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Published: Friday, February 17, 2012, 12:01 a.m.

The play’s the thing to help kids work through tough situations

  • Open Door Theatre actors put on "Talk About Stuff," a production aimed at teaching personal safety skills to children in fourth through sixt...

    Open Door Theatre

    Open Door Theatre actors put on "Talk About Stuff," a production aimed at teaching personal safety skills to children in fourth through sixth grades, at an area elementary school.

  • Open Door Theatre actors put on "Talk About Stuff," a production aimed at teaching personal safety skills to children in fourth through sixt...

    Open Door Theatre

    Open Door Theatre actors put on "Talk About Stuff," a production aimed at teaching personal safety skills to children in fourth through sixth grades, at an area elementary school.

Today's middle school kids face perils unheard of a generation ago. Sexting and online bullying compound the dangers during an already risky age -- early adolescence.
"It's scary," said David Kline, a high school teacher.
Kline wears two hats. A drama teacher at Bellevue High School, he is also artistic director of Open Door Theatre. His new play, "Making Choices," is aimed at helping middle school students be clear about boundaries, navigate dating relationships and make wise decisions about online activities.
"Making Choices" is among three productions offered to school audiences by Open Door Theatre. Now based in Arlington, the nonprofit organization has been using drama to teach personal safety to school-age children since 1983.
Next Thursday, school counselors, principals, PTA members and parents are invited to see "Making Choices" and two plays intended for elementary students at a free Open Door Theatre event at the Everett Mall's Everett Music Hall.
Wendy McClure, Open Door Theatre's managing director, said the 7 p.m. event will showcase "Making Choices" plus "Stop It Now," a play for kindergarten though third-grade students, and "Talk About Stuff," for kids in fourth through sixth grades. It's a chance for school leaders to learn about scheduling a show and meet Open Door Theatre's cast.
Students ages 13 and older are welcome to attend, but McClure said the middle school play isn't appropriate for younger children.
"I think it's great," Seth Dawson said of next week's Open Door Theatre event. A former Snohomish County prosecutor and longtime crusader against child abuse, Dawson was among the founders of Open Door Theatre in 1983. He was a member of the theater's original board of directors.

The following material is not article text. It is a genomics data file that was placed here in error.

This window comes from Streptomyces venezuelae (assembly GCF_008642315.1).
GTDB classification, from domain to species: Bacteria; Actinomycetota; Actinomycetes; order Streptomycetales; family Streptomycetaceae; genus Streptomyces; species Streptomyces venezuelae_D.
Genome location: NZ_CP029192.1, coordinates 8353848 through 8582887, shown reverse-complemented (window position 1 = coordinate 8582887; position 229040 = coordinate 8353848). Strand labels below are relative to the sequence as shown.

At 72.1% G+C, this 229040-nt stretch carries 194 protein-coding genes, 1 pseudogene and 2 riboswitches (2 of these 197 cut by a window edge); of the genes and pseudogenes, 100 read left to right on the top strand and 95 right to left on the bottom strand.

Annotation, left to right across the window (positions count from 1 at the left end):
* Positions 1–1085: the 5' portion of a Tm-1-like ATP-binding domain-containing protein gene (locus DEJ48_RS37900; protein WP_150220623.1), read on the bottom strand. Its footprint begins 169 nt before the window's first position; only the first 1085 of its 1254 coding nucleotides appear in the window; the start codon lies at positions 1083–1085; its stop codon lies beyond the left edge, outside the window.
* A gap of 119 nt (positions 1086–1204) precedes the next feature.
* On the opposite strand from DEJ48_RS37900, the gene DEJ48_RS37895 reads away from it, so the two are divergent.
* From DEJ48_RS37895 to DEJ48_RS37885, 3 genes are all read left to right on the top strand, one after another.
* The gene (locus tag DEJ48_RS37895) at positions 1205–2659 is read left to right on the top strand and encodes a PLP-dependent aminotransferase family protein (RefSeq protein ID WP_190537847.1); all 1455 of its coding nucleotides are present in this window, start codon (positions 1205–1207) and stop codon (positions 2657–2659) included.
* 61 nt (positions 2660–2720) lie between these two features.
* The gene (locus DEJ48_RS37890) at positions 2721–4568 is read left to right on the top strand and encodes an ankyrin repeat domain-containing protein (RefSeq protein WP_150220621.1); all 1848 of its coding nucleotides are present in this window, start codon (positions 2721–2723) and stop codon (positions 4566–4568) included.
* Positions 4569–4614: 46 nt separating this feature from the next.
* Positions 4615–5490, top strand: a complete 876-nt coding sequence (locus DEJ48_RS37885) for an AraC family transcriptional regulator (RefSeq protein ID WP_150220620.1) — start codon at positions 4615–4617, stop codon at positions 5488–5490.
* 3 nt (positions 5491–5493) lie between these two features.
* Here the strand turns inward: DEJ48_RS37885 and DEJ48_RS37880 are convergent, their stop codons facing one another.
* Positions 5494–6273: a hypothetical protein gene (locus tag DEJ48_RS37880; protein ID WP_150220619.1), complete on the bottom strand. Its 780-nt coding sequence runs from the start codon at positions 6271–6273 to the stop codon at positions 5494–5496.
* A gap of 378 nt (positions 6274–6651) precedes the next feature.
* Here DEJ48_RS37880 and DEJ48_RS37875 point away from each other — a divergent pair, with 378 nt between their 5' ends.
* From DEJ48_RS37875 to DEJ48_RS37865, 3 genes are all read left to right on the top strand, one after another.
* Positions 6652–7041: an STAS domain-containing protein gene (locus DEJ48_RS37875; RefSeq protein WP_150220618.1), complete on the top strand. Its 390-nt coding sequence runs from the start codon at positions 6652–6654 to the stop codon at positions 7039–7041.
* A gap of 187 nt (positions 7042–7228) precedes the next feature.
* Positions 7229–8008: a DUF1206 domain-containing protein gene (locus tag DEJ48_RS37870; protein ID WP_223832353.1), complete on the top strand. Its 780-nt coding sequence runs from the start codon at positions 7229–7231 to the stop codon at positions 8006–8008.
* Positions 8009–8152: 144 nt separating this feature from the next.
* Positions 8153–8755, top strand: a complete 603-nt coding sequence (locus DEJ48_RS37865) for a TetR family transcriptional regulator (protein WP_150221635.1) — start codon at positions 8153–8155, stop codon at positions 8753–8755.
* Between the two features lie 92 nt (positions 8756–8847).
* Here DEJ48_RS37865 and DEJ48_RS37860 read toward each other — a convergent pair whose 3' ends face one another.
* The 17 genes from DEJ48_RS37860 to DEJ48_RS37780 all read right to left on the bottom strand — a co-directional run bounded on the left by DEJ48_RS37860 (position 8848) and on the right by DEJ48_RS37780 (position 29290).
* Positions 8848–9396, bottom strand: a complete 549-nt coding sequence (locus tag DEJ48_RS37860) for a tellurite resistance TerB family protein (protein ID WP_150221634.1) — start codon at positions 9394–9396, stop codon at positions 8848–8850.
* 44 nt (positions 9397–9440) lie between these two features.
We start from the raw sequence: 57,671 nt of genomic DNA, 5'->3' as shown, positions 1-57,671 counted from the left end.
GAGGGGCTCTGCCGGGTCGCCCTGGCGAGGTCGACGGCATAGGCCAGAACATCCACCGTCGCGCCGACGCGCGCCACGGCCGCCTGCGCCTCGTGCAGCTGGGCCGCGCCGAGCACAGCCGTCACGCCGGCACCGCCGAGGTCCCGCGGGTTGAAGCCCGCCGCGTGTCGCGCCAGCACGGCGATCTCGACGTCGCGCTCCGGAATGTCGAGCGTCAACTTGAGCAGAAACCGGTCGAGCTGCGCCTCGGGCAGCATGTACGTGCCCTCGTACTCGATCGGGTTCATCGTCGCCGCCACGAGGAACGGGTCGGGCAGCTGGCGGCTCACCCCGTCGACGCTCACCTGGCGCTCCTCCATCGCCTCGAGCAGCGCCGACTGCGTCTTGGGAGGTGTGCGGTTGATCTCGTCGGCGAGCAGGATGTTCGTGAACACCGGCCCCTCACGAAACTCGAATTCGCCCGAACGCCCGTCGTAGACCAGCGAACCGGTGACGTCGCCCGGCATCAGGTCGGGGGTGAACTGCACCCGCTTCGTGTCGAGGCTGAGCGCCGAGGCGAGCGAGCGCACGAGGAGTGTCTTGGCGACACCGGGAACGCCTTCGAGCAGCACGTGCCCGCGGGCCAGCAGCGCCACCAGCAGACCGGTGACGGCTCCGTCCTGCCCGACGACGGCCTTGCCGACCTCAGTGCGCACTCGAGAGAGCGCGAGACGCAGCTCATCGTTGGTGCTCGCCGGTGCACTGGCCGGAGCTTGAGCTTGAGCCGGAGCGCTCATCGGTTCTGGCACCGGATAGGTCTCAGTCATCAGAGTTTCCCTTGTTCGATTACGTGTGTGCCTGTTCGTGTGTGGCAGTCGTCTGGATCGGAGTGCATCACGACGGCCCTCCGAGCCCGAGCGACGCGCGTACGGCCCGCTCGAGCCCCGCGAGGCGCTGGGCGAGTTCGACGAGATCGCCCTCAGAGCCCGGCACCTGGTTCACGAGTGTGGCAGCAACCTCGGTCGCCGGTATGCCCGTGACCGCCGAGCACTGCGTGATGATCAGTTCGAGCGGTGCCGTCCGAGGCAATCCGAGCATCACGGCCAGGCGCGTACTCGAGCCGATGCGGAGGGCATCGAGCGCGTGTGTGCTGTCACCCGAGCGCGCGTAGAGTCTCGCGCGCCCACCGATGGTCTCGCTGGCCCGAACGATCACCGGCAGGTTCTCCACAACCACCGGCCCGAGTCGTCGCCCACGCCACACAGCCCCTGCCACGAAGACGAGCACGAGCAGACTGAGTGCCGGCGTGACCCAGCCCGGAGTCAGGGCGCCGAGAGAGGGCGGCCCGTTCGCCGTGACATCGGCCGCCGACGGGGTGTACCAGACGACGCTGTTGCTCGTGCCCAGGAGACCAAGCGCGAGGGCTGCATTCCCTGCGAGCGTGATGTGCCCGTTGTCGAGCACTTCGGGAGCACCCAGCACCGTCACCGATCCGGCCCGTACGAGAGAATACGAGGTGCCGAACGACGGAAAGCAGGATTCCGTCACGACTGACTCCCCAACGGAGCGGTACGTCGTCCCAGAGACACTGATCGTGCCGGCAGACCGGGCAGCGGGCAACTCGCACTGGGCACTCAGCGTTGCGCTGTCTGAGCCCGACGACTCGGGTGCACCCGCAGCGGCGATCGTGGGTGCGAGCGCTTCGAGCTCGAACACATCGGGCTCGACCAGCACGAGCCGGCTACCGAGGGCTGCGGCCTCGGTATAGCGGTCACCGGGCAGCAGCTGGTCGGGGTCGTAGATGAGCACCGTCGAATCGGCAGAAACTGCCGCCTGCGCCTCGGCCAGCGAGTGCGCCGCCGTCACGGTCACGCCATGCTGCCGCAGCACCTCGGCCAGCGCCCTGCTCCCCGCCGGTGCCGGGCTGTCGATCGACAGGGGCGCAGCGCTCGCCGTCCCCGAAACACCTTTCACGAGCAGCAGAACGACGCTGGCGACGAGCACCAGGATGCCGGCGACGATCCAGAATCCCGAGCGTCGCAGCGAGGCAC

"It's always been a small, grass-roots organization," Dawson said. "All these performances do some good. You want to keep them going as much as you can."
McClure said tough economic times have meant fewer school performances for Open Door Theatre. The group is supported by performance fees -- usually $625 -- grants and donations from foundations, service clubs and individuals. The cost may be less in schools with many low-income families or if there is another funding source.
Open Door Theatre mostly serves public schools in Snohomish County, but the group has traveled around the country. Teaching personal safety skills to prevent child abuse has always been the goal.
Programs for younger children focus on understanding differences between healthy and unhealthy touching. "Stop It Now" and "Talk About Stuff" were written by R.N. Sandberg, a playwright and Princeton University faculty member who once headed the drama department at Seattle's Cornish College of the Arts.
Kline said "Making Choices" is about a group of middle school kids, some involved in sexting and spreading rumors. "There are choices about how far you go in setting personal boundaries," Kline said. "Love is not abuse. You need to respect yourself and each other. It's always OK to say no."
In writing the drama, he was guided by talks with Bellevue High health teachers, experts from Youth Eastside Services, and with his own students.
"Kids are saying, 'These are my issues. I deserve to have the information to deal with them,' " Kline said.
"It's a different world our kids are growing up in," McClure said. "Now the risks are higher. Things that go online are forever." While technology has changed the world, "unfortunately childhood sexual abuse and violence haven't stopped," she said.
"It would be wonderful not to be needed anymore," McClure said.
Julie Muhlstein: 425-339-3460; muhlstein@heraldnet.com.

Personal safety shows for schools
The nonprofit Open Door Theatre will show three plays aimed at school audiences, "Stop It Now," "Talk About Stuff" and "Making Choices," 7-8:30 p.m. Thursday at Everett Music Hall. The hall is in a remodeled Everett Mall theater, 1403 Everett Mall Way. School counselors, principals, PTA members, parents and teens welcome; not appropriate for younger children. The free event is an opportunity for school leaders to learn about scheduling shows for their students. Information: 425-303-8783 or www.opendoortheatre.org.
Story tags » TheaterArlingtonEducation & SchoolsYouth

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